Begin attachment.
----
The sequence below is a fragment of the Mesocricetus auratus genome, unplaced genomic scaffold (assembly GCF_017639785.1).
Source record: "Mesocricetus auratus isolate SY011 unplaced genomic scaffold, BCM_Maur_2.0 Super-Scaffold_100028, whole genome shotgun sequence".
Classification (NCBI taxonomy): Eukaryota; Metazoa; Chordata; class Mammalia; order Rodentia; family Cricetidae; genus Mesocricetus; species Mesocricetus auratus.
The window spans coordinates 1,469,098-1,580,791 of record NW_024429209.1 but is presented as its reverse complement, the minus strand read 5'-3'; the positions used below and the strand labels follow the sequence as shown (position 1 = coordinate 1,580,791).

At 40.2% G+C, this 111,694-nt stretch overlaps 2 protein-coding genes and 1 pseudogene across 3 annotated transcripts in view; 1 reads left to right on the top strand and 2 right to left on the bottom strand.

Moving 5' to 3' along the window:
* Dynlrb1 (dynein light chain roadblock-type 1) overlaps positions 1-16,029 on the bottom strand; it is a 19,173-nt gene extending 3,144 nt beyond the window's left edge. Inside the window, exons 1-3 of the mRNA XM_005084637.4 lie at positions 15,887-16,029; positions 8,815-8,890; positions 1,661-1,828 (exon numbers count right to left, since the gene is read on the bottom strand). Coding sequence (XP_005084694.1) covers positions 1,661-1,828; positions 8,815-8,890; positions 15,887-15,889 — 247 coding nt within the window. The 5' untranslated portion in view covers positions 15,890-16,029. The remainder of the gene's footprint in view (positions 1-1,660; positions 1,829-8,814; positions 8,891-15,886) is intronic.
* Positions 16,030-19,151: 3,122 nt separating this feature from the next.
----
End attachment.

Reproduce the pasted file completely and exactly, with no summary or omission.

The sequence below is a fragment of the Mesocricetus auratus genome, unplaced genomic scaffold (assembly GCF_017639785.1).
Source record: "Mesocricetus auratus isolate SY011 unplaced genomic scaffold, BCM_Maur_2.0 Super-Scaffold_100028, whole genome shotgun sequence".
Classification (NCBI taxonomy): Eukaryota; Metazoa; Chordata; class Mammalia; order Rodentia; family Cricetidae; genus Mesocricetus; species Mesocricetus auratus.
The window spans coordinates 1,469,098-1,580,791 of record NW_024429209.1 but is presented as its reverse complement, the minus strand read 5'-3'; the positions used below and the strand labels follow the sequence as shown (position 1 = coordinate 1,580,791).

At 40.2% G+C, this 111,694-nt stretch overlaps 2 protein-coding genes and 1 pseudogene across 3 annotated transcripts in view; 1 reads left to right on the top strand and 2 right to left on the bottom strand.

Moving 5' to 3' along the window:
* Dynlrb1 (dynein light chain roadblock-type 1) overlaps positions 1-16,029 on the bottom strand; it is a 19,173-nt gene extending 3,144 nt beyond the window's left edge. Inside the window, exons 1-3 of the mRNA XM_005084637.4 lie at positions 15,887-16,029; positions 8,815-8,890; positions 1,661-1,828 (exon numbers count right to left, since the gene is read on the bottom strand). Coding sequence (XP_005084694.1) covers positions 1,661-1,828; positions 8,815-8,890; positions 15,887-15,889 — 247 coding nt within the window. The 5' untranslated portion in view covers positions 15,890-16,029. The remainder of the gene's footprint in view (positions 1-1,660; positions 1,829-8,814; positions 8,891-15,886) is intronic.
* Positions 16,030-19,151: 3,122 nt separating this feature from the next.